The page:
Of snakes there are about forty distinct species or varieties. The most dreaded by the natives are called “imamba,” of which there are at least eight different kinds; these snakes elevate and throw themselves forward, and have been known to pursue a horseman. One sort of imamba, named by the natives “indhlondhlo,” is crested, and its body is of a bright flame colour. The sluggish puff-adder (Clotho arietans) is common and very dangerous. A hooded snake (Naja haemachates), the imfezi of the natives, is dangerous, and spits or ejects its poison; besides this there are a few other varieties of the cobra species. The largest of the serpent tribe, however, is the python (Hortulia natalensis), called inhlwati by the natives; its usual haunts are by streams amongst rocky boulders and in jungles, and instances are recorded of its strangling and crushing adult natives. It is common in the coast districts, and is sometimes 20 ft. long. Insects abound in great numbers, the most troublesome and destructive being the tick (Ixodes natalensis), which infests the pasturage, and the white ant (Termes mordax). Occasionally vast armies of locusts or caterpillars advance over large tracts of country, devouring all vegetation in their line of march. The fish moth, a steel-grey slimy active fish-shaped insect, is found in every house and is very destructive. Fish of excellent quality and in great quantities abound on the coast. They include shad, rock cod, mackerel, mullet, bream and soles; sharks, stingrays, cuttlefish and the octopus are also common in the waters off the coast of Natal. Prawns, crayfish and oysters are also obtainable, and turtle (Chelonia mydas) are frequently captured. Freshwater scale-fish are mostly full of bones, but fine eels and barbel are plentiful in the rivers. Trout have been introduced into some of the higher reaches of the rivers.

Inhabitants. — At the census of 1904 the population of the province, including Zululand, was 1,108,754.[2] Of this total 8.8%, or 97,109, were Europeans, 9%, or 100,918, Asiatics and the rest natives of South Africa, mainly of Zulu-Kaffir stock. Of the 824,063 natives, 203,373 lived in Zululand. The white and Asiatic population nearly doubled in the thirteen years since the previous census, allowance being made for the Utrecht and Vryheid districts, which in 1891 formed part of the Transvaal. Of the total population 985,167 live in rural areas, the average density for the whole country being 31.34 per sq. m. The white population is divided into 56,758 males and 40,351 females. Of the white inhabitants the great majority are British. Some 12,500 are of Dutch extraction; these live chiefly in the districts of Utrecht and Vryheid. There are also about 4500 Natalians of German extraction, settled mainly in the New Hanover and Umzimkulu districts. The Asiatics at the 1904 census were divided into 63,497 males and 37,421 females. They include a few high caste Indians, Arabs and Chinese, but the great majority are Indian coolies. The Asiatics are mainly congregated in the coast districts between the Umzimkulu and Tugela rivers. In this region (which includes Durban) the Asiatic population was 61,854. In none of the inland districts did the Asiatic inhabitants number 2000. The coolies are employed chiefly on the sugar, coffee, cotton and other plantations, a small proportion being employed in the coal-mines.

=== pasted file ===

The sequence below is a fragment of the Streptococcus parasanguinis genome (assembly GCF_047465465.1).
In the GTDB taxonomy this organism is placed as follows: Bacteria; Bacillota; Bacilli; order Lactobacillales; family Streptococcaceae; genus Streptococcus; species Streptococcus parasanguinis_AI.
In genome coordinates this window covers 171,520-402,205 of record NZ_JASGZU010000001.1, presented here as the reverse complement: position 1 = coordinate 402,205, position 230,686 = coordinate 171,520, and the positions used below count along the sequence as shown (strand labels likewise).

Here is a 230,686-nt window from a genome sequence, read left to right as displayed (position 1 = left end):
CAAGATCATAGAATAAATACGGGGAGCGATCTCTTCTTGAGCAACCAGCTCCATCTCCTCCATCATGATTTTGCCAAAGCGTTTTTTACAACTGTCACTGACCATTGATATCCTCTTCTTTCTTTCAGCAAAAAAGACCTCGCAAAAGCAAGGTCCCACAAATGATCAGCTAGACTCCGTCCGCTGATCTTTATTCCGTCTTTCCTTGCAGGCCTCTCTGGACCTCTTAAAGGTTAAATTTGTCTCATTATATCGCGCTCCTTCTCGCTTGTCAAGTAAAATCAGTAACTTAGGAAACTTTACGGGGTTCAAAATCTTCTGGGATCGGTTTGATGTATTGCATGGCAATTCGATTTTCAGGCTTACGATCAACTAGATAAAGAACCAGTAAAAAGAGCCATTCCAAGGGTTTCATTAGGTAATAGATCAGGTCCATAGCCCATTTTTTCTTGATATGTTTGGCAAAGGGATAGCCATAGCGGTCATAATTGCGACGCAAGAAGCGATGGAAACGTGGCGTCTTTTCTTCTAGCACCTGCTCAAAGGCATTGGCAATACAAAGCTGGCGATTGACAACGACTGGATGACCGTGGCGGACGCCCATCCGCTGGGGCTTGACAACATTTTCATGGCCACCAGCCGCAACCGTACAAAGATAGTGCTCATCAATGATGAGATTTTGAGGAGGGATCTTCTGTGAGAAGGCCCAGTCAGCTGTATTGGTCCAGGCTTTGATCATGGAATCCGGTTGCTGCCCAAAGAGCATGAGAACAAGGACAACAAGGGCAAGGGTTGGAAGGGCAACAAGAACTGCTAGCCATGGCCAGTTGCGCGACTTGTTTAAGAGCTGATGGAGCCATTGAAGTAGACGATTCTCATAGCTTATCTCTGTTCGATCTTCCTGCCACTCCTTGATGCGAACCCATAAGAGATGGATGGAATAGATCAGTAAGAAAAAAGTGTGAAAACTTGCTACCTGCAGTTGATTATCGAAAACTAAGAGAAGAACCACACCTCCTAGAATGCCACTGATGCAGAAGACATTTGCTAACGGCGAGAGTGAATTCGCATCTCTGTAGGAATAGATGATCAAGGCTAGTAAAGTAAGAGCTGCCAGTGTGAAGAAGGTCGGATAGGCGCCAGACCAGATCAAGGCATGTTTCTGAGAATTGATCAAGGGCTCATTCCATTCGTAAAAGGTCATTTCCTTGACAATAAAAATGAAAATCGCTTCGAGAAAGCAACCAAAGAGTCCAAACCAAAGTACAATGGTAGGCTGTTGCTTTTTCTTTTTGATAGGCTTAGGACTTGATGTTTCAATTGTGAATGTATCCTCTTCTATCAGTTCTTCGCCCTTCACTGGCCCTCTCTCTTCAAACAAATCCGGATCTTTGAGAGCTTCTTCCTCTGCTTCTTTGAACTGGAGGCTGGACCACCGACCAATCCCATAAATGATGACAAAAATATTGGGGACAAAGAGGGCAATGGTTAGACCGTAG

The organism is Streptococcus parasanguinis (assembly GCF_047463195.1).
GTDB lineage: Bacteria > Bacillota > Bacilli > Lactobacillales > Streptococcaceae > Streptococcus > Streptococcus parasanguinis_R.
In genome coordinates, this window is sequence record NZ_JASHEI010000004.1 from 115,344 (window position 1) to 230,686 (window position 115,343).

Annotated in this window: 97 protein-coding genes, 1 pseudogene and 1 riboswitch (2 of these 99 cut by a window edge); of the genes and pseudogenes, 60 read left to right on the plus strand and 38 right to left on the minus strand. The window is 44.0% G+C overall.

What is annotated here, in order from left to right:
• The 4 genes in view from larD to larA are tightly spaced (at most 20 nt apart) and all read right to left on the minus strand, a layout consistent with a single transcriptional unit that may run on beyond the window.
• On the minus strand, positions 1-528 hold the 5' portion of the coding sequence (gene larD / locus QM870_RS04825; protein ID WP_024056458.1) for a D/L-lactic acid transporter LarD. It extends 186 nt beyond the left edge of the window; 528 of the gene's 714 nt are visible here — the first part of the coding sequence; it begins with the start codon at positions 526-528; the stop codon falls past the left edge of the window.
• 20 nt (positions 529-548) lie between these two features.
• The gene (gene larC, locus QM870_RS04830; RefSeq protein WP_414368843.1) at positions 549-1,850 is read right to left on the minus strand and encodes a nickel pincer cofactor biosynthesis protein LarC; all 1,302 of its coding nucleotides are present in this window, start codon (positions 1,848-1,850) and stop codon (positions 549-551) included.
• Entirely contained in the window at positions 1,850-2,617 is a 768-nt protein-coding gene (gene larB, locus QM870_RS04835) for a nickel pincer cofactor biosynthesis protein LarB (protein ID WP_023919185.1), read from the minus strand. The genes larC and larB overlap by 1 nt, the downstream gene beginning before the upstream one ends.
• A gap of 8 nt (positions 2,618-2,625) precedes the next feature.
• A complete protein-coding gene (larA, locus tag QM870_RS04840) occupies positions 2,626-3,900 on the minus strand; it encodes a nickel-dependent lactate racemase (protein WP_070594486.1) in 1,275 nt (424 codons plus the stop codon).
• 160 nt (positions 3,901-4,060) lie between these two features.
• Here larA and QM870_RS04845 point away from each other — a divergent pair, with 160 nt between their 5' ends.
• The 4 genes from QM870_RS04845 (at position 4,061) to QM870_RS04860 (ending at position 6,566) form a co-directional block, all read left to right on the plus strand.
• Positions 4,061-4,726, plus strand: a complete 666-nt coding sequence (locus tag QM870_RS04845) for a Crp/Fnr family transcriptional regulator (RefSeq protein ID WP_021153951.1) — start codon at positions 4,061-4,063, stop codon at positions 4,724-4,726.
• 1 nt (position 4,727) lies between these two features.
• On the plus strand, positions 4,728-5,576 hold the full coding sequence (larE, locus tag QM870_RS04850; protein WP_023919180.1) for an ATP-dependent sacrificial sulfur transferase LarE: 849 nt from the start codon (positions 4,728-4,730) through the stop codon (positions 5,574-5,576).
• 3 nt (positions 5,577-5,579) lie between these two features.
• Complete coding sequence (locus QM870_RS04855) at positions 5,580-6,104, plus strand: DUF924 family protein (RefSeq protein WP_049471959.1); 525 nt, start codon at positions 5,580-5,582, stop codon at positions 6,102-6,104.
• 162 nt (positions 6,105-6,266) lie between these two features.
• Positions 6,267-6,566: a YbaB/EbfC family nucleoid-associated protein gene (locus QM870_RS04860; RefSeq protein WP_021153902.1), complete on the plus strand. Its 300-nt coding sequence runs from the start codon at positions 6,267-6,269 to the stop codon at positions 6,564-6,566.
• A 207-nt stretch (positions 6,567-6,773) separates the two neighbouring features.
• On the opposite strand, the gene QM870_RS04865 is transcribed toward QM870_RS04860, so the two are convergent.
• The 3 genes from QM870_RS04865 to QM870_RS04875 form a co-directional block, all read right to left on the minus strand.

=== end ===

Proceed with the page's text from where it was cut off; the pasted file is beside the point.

The native inhabitants of Natal proper were almost exterminated by the Zulus in the early years of the 19th century. Before that period the natives of what is now Natal proper were estimated to number about 100,000. In 1838 when the Zulu power was first checked the natives had been reduced to about 10,000. The stoppage of inter tribal wars by the British, aided by a great influx of refugees from Zululand, led to a rapid increase of the population. With the exception of a few Bushmen, who cling to the slopes of the Drakensberg, all the natives are of Bantu stock. Before the Zulu devastations the natives belonged to the Ama-Xosa branch of the Kaffirs and are said to have been divided into ninety-four different tribes; to-day all the tribes have a large admixture of Zulu blood (see Kaffirs, Zululand and Bantu Languages). The Natal natives have preserved their tribal organization to a considerable extent. Nearly 50% live in special reserves or locations, the area set apart for native occupation being about 4000 sq. m. exclusive of Zululand. Most of the remainder are employed on or live upon farms owned by whites, paying annual rents of from £1 to £5 or more. There were, however, in 1904, 69,746 male natives and 10,232 female natives in domestic service. Of the tribes who were in Natal before the Zulu invasion about 1812, the two largest are the Abatembu (who are in five main divisions and number about 30,000) and the Amakwabe (seven divisions and about 20,000 people). Other large tribes are the Amanyuswa (ten divisions — 38,000 people), the Amakunu (three divisions — 26,000 people), and the Amabomvu (five divisions — 25,000 people). The three last tribes are among those which sought refuge in Natal from Zulu persecution, before the establishment of British rule in 1843. The number of half-castes is remarkably small, at the census of 1904 the number of “mixed and others,” which

  1. See R. B. and J. D. Woodward, Natal Birds (Maritzburg, 1899).
  2. The following is the official estimate of the population on the 31st of December 1908: Europeans 91,443 natives, 998,264 (including 7386 “mixed and others”), Asiatics 116,679; total 1,206,386.